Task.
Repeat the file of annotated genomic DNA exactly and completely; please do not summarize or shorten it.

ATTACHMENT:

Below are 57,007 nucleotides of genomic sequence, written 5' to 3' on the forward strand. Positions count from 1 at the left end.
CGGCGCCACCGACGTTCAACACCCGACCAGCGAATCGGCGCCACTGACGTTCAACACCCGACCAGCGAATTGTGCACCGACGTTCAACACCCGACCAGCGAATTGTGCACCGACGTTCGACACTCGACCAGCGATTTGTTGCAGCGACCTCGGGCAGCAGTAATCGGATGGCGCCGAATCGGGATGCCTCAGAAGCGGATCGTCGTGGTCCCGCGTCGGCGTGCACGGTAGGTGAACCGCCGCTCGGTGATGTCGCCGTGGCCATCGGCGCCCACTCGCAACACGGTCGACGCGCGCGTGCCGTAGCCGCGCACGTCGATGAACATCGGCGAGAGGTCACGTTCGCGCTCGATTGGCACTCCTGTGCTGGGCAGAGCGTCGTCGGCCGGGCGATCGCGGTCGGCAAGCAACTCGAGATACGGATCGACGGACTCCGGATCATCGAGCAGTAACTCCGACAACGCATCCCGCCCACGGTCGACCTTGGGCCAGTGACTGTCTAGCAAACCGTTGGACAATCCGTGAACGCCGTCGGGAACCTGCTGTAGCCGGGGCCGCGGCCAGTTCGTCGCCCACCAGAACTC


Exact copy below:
Below are 57,007 nucleotides of genomic sequence, written 5' to 3' on the forward strand. Positions count from 1 at the left end.
CGGCGCCACCGACGTTCAACACCCGACCAGCGAATCGGCGCCACTGACGTTCAACACCCGACCAGCGAATTGTGCACCGACGTTCAACACCCGACCAGCGAATTGTGCACCGACGTTCGACACTCGACCAGCGATTTGTTGCAGCGACCTCGGGCAGCAGTAATCGGATGGCGCCGAATCGGGATGCCTCAGAAGCGGATCGTCGTGGTCCCGCGTCGGCGTGCACGGTAGGTGAACCGCCGCTCGGTGATGTCGCCGTGGCCATCGGCGCCCACTCGCAACACGGTCGACGCGCGCGTGCCGTAGCCGCGCACGTCGATGAACATCGGCGAGAGGTCACGTTCGCGCTCGATTGGCACTCCTGTGCTGGGCAGAGCGTCGTCGGCCGGGCGATCGCGGTCGGCAAGCAACTCGAGATACGGATCGACGGACTCCGGATCATCGAGCAGTAACTCCGACAACGCATCCCGCCCACGGTCGACCTTGGGCCAGTGACTGTCTAGCAAACCGTTGGACAATCCGTGAACGCCGTCGGGAACCTGCTGTAGCCGGGGCCGCGGCCAGTTCGTCGCCCACCAGAACTC